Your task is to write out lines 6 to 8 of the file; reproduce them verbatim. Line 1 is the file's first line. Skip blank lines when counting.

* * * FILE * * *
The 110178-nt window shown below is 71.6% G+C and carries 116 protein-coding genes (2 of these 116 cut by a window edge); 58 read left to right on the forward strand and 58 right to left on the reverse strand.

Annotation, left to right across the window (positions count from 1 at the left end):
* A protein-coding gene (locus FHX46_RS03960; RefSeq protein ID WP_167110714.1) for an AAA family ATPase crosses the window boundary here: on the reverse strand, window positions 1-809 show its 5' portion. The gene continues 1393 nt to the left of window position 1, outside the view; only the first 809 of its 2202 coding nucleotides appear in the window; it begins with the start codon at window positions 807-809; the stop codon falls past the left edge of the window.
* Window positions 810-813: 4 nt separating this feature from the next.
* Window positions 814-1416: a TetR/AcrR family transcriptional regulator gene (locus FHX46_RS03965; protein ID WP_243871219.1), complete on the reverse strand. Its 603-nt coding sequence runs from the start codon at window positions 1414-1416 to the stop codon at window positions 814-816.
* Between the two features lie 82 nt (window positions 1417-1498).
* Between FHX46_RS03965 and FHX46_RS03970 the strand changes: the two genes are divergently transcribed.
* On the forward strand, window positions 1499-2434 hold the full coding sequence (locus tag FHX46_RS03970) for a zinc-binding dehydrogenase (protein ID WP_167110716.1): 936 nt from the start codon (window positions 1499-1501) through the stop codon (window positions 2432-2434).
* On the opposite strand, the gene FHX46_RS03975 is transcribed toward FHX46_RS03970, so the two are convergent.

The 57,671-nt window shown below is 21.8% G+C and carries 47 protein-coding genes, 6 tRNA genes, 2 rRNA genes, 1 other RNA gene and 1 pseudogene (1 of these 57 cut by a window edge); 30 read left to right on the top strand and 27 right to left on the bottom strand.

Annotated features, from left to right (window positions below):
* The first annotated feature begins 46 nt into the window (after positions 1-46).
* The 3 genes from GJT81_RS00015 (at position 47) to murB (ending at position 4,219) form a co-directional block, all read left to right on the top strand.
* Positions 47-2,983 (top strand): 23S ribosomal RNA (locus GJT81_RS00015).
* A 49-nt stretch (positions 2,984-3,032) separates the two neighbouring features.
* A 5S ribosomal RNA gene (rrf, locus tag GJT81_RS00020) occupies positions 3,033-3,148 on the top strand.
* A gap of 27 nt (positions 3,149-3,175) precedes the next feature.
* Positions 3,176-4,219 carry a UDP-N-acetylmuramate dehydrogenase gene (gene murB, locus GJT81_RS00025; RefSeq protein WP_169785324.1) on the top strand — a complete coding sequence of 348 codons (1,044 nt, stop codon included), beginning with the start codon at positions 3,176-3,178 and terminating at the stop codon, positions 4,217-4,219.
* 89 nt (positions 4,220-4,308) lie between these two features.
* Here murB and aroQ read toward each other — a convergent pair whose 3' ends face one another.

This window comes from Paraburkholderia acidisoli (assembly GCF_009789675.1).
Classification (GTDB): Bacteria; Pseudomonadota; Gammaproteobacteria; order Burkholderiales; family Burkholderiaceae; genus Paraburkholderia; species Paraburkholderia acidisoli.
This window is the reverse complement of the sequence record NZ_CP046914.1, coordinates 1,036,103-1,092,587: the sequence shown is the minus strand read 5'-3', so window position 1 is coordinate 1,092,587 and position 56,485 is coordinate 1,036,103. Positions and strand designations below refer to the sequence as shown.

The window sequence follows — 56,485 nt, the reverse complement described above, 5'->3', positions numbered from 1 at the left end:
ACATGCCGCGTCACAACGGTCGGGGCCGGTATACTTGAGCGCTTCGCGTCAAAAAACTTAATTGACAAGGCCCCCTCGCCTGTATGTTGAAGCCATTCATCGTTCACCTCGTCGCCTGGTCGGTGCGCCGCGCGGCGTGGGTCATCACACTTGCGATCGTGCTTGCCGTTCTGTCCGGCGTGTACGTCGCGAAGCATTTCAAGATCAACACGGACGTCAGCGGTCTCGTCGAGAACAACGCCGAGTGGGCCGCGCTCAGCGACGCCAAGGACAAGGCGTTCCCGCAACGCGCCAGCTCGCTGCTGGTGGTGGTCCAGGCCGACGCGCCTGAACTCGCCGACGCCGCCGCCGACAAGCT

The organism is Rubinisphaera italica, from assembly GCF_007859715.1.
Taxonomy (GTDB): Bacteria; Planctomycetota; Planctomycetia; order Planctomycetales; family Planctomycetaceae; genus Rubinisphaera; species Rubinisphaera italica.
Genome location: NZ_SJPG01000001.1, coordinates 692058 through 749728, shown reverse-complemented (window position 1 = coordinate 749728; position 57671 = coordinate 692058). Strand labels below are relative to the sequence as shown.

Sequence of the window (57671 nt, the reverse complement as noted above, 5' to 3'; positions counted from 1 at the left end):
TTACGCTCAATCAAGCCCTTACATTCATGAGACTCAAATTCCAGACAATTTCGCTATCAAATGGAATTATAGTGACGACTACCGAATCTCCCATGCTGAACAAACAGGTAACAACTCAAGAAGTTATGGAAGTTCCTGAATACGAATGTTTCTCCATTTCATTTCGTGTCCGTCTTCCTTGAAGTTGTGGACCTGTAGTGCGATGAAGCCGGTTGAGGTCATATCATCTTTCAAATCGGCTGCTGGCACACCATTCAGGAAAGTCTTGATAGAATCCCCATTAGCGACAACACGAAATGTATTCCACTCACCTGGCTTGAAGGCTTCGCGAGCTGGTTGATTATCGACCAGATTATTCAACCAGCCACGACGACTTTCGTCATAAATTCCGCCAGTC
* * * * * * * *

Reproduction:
* Between the two features lie 82 nt (window positions 1417-1498).
* Between FHX46_RS03965 and FHX46_RS03970 the strand changes: the two genes are divergently transcribed.
* On the forward strand, window positions 1499-2434 hold the full coding sequence (locus tag FHX46_RS03970) for a zinc-binding dehydrogenase (protein ID WP_167110716.1): 936 nt from the start codon (window positions 1499-1501) through the stop codon (window positions 2432-2434).